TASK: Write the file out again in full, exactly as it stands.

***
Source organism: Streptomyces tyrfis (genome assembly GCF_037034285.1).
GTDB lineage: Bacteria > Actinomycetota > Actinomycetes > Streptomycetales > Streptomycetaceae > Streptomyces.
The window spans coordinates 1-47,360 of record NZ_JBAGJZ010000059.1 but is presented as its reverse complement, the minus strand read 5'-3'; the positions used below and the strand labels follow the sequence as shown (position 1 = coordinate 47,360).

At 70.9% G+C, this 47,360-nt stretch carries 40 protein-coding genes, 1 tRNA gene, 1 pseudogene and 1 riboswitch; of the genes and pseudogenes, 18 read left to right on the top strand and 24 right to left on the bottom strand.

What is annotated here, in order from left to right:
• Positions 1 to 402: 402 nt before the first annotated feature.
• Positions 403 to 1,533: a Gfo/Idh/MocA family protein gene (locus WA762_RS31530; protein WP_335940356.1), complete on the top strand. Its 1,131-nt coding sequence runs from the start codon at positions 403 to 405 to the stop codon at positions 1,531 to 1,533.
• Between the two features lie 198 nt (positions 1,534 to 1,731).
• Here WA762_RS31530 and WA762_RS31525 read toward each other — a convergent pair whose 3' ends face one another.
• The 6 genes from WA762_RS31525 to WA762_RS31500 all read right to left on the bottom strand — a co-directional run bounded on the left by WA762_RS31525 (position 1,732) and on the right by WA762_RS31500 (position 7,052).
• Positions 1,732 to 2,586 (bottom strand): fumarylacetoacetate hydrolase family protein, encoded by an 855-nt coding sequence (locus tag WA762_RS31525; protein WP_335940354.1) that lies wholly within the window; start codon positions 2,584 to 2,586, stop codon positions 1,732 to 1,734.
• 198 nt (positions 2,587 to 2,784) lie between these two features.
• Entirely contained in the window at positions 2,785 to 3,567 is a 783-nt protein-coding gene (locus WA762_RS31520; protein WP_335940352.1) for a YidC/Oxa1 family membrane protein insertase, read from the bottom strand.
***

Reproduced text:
Source organism: Streptomyces tyrfis (genome assembly GCF_037034285.1).
GTDB lineage: Bacteria > Actinomycetota > Actinomycetes > Streptomycetales > Streptomycetaceae > Streptomyces.
The window spans coordinates 1-47,360 of record NZ_JBAGJZ010000059.1 but is presented as its reverse complement, the minus strand read 5'-3'; the positions used below and the strand labels follow the sequence as shown (position 1 = coordinate 47,360).

At 70.9% G+C, this 47,360-nt stretch carries 40 protein-coding genes, 1 tRNA gene, 1 pseudogene and 1 riboswitch; of the genes and pseudogenes, 18 read left to right on the top strand and 24 right to left on the bottom strand.

What is annotated here, in order from left to right:
• Positions 1 to 402: 402 nt before the first annotated feature.
• Positions 403 to 1,533: a Gfo/Idh/MocA family protein gene (locus WA762_RS31530; protein WP_335940356.1), complete on the top strand. Its 1,131-nt coding sequence runs from the start codon at positions 403 to 405 to the stop codon at positions 1,531 to 1,533.
• Between the two features lie 198 nt (positions 1,534 to 1,731).
• Here WA762_RS31530 and WA762_RS31525 read toward each other — a convergent pair whose 3' ends face one another.
• The 6 genes from WA762_RS31525 to WA762_RS31500 all read right to left on the bottom strand — a co-directional run bounded on the left by WA762_RS31525 (position 1,732) and on the right by WA762_RS31500 (position 7,052).
• Positions 1,732 to 2,586 (bottom strand): fumarylacetoacetate hydrolase family protein, encoded by an 855-nt coding sequence (locus tag WA762_RS31525; protein WP_335940354.1) that lies wholly within the window; start codon positions 2,584 to 2,586, stop codon positions 1,732 to 1,734.
• 198 nt (positions 2,587 to 2,784) lie between these two features.
• Entirely contained in the window at positions 2,785 to 3,567 is a 783-nt protein-coding gene (locus WA762_RS31520; protein WP_335940352.1) for a YidC/Oxa1 family membrane protein insertase, read from the bottom strand.